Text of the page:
Brief of Amici Curiae in PHH Corporation v. CFPB

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The CFPB was designed to be—and operates as—a government unto itself.

It is vested with sweeping executive authority to make and enforce rules that affect virtually every sector of the U.S. economy. This authority is entrusted to a single individual, the Director, who serves a five-year term that is longer than the President’s. But the Director does not answer to the President, who is prohibited from removing him from office except for cause. Indeed, the Director stands above the President, as by statute the Director’s view of consumer financial protection law prevails over the President’s if the two disagree.

Further, unlike the President, who is checked in the exercise of his executive authority by his dependence on congressional appropriations to fund the government he runs, the CFPB is exempted from Congress’s power of the purse and accompanying congressional oversight. Indeed, the CFPB is entirely selfperpetuating, empowered to simply take hundreds of millions of dollars from the Federal Reserve System for its own use, without approval or review from the legislative or executive branches. Nor did Congress stop at freeing the CFPB from external restraints; in the interest of fostering efficiency and independence, Congress also eschewed the creation of any internal checks or balances within the CFPB, such as those afforded by a deliberative multi-member commission structure.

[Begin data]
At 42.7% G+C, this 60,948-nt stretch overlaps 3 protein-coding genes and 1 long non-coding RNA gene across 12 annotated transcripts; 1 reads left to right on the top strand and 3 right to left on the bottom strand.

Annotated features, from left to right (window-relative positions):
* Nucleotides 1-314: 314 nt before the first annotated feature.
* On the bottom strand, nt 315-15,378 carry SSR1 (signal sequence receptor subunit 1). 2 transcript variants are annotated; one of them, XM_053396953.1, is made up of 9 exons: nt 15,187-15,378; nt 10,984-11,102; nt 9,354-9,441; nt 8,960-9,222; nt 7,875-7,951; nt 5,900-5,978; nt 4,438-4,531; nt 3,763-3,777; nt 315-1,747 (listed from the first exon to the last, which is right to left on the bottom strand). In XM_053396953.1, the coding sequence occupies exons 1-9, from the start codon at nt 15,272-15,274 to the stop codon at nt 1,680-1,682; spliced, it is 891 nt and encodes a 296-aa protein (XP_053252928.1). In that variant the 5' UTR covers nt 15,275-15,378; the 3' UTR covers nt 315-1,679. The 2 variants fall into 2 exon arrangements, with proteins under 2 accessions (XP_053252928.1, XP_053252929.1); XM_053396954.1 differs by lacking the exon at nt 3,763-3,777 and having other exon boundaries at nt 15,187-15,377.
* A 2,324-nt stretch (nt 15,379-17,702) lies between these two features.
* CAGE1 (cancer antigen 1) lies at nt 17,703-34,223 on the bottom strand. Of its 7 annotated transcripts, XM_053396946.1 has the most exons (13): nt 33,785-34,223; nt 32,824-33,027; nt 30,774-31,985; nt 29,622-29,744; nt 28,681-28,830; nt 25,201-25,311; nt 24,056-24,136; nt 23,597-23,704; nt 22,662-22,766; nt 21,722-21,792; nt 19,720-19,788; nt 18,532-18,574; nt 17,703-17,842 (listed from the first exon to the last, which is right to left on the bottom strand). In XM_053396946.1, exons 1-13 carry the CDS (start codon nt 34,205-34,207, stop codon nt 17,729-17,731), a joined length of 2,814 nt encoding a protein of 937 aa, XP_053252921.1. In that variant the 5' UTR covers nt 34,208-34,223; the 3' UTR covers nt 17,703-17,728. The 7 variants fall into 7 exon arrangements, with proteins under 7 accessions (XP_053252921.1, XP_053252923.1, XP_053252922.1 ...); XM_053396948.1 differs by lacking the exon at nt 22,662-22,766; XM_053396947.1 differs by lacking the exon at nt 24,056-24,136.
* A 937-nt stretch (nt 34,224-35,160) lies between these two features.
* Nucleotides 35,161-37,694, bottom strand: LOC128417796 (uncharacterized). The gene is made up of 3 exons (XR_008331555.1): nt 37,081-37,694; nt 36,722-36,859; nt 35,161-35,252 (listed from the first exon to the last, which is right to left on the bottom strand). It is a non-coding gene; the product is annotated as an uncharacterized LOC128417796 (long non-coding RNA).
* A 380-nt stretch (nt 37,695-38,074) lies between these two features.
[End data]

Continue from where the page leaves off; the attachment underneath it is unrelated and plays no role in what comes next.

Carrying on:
The Constitution does not permit the creation of such an entity. Rather, to protect individual liberty, the Constitution mandates a separation of powers that imposes checks, balances, and accountability on the exercise of governmental authority. Congress was clear in creating the CFPB that it deliberately removed these restraints in the interest of expediency, efficiency, and what it perceived to be the virtues of unaccountability in the enforcement of consumer financial protection law. But whatever the merits of Congress’s policy objectives, the Constitution does not permit the amalgamation of such sweeping and unchecked authority in a single executive entity. Certain features of the CFPB viewed in isolation may or may not be constitutionally permissible, but the combination most definitely is not. Fidelity to the Constitution requires that the CFPB be invalidated.

The Court cannot avoid this constitutional question. Amici’s own case in the District Court demonstrates that failing to address the CFPB’s unconstitutional structure in this case would only delay the inevitable adjudication of this question and perpetuating the very injury that this Court has held affords amici standing to challenge the CFPB’s structure.